Less than a year ago, GM announced that it was investing in Coskata, a startup with a unique process for turning waste materials into fuel. Now they've announced that they've invested, and taken equity, in Mascoma, another cellulosic ethanol producer. Coskata can turn things like corn husks and mulch and even old tires into ethanol. Mascoma's process is a bit more limited, but also turns non-food plants into ethanol. GM loves ethanol because, if it can be produced cheaply, locally, and sustainably, then cars might continue their supreme reign for another fifty years.
GM has already invested a lot of money in creating biofuel vehicles, and they plan to have most of their new vehicles be E-85 capable by 2012. Of course, having E-85 capable vehicles is useless without ethanol. So GM, it seems, is giving a little shove to the industry. And they're also planning on making some money off of it.
Coskata's process is somewhat unique among ethanol makers. Instead of using microbes and enzymes to digest the cellulose, Coskata uses a self-sustaining plasma reaction to gassify the stuff into CO and hydrogen gas before feeding it into a bioreactor. This eliminates the need for specialty microbes that are able to digest tough plant fiber. It also allows Coskata to use a wider range of feedstocks, including lignin (what trees are made of) and even plastics.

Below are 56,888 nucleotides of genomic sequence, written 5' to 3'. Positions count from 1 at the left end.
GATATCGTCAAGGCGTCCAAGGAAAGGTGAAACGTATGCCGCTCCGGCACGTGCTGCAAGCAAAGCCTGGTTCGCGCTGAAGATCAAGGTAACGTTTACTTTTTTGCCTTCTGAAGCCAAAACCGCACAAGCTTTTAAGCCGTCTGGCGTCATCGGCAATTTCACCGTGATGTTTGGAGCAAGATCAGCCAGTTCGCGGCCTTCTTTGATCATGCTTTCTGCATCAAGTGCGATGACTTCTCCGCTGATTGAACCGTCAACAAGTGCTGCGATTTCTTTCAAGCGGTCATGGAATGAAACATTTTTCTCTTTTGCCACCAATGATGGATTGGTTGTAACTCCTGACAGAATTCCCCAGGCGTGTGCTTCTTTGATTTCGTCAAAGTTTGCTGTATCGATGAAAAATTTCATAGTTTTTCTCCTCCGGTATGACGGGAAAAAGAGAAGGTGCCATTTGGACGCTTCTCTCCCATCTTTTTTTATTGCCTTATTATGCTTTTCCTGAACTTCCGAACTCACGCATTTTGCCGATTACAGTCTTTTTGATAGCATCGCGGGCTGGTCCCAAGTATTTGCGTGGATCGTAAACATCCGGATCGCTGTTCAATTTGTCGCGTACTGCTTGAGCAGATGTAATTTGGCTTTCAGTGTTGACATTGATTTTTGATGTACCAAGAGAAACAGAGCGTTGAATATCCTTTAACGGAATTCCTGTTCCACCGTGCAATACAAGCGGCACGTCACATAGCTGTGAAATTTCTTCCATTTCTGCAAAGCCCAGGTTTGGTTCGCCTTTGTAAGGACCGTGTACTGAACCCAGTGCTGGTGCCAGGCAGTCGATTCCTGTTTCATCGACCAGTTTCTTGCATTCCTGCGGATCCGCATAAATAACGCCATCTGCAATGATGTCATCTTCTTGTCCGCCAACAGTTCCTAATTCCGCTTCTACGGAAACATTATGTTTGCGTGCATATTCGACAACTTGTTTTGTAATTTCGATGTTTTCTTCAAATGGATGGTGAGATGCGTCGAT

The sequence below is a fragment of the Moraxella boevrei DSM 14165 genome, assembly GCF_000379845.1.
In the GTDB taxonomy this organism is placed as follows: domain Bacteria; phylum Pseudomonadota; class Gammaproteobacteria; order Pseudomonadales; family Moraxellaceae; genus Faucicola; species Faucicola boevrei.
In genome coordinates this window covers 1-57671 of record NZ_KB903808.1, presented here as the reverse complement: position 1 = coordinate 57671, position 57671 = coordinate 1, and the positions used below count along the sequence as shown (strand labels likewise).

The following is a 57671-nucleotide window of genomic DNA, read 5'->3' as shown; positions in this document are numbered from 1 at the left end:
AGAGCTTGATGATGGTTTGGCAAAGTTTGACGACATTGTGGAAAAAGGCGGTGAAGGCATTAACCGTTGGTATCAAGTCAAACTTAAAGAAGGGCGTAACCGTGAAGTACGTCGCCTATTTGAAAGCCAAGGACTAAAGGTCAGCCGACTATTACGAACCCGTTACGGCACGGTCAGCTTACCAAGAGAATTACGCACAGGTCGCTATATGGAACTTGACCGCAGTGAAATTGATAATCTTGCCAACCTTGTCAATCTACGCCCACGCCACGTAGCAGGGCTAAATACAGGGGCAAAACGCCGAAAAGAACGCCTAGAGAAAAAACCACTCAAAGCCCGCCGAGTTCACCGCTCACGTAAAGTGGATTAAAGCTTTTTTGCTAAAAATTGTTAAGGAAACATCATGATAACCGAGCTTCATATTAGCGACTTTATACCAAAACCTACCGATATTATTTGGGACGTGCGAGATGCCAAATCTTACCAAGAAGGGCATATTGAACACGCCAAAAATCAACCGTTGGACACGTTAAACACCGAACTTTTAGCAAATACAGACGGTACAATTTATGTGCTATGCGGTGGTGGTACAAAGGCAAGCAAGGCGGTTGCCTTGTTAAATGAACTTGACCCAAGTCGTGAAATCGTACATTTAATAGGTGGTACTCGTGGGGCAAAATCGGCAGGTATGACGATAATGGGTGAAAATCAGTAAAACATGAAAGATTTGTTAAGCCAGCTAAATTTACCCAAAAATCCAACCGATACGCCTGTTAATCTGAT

Mascoma uses a more traditional approach. They physically chop the plant material down, and then their specially selected microbes are able to eat it and convert it into sugar (first) and then ethanol. Mascoma's process, however, requires the addition of external enzymes, which are very expensive. But it doesn't require the input of as much energy as Coskata's process.
In short, both Coskata and Mascoma are leaders in cellulosic ethanol production, but they use very different techniques. At this early stage in the development of these fuels, GM is wise to be attempting to spur development of more than one cellulosic ethanol production method. And while both techniques are going to be producing ethanol for sale in the U.S. soon, there's no way to tell which is going to be cheapest or most disruptive.
GM, with its deep pockets, can afford to invest in these companies. First, because there is a lot of money to be made in cellulosic ethanol. But, second, because without cellulosic ethanol, it might not matter what GM does with any of its money. Without the cheap, sustainable fuel that these companies hope to promote, the system that GM thrives on, and GM itself, might not exist at all.
written by Green Builder, May 03, 2008
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